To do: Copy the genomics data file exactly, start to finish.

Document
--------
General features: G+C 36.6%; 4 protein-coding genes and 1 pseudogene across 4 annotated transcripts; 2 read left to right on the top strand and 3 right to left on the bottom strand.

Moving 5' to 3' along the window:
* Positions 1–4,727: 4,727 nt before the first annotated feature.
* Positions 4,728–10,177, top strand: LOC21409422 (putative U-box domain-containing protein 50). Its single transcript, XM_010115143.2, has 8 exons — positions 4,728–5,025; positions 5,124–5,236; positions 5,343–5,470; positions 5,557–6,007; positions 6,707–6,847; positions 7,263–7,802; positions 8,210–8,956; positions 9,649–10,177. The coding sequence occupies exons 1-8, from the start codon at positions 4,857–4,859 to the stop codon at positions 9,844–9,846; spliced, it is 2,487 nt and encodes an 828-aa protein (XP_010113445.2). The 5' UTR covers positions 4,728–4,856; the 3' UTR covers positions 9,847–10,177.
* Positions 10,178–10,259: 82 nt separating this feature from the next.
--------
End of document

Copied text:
General features: G+C 36.6%; 4 protein-coding genes and 1 pseudogene across 4 annotated transcripts; 2 read left to right on the top strand and 3 right to left on the bottom strand.

Moving 5' to 3' along the window:
* Positions 1–4,727: 4,727 nt before the first annotated feature.
* Positions 4,728–10,177, top strand: LOC21409422 (putative U-box domain-containing protein 50). Its single transcript, XM_010115143.2, has 8 exons — positions 4,728–5,025; positions 5,124–5,236; positions 5,343–5,470; positions 5,557–6,007; positions 6,707–6,847; positions 7,263–7,802; positions 8,210–8,956; positions 9,649–10,177. The coding sequence occupies exons 1-8, from the start codon at positions 4,857–4,859 to the stop codon at positions 9,844–9,846; spliced, it is 2,487 nt and encodes an 828-aa protein (XP_010113445.2). The 5' UTR covers positions 4,728–4,856; the 3' UTR covers positions 9,847–10,177.
* Positions 10,178–10,259: 82 nt separating this feature from the next.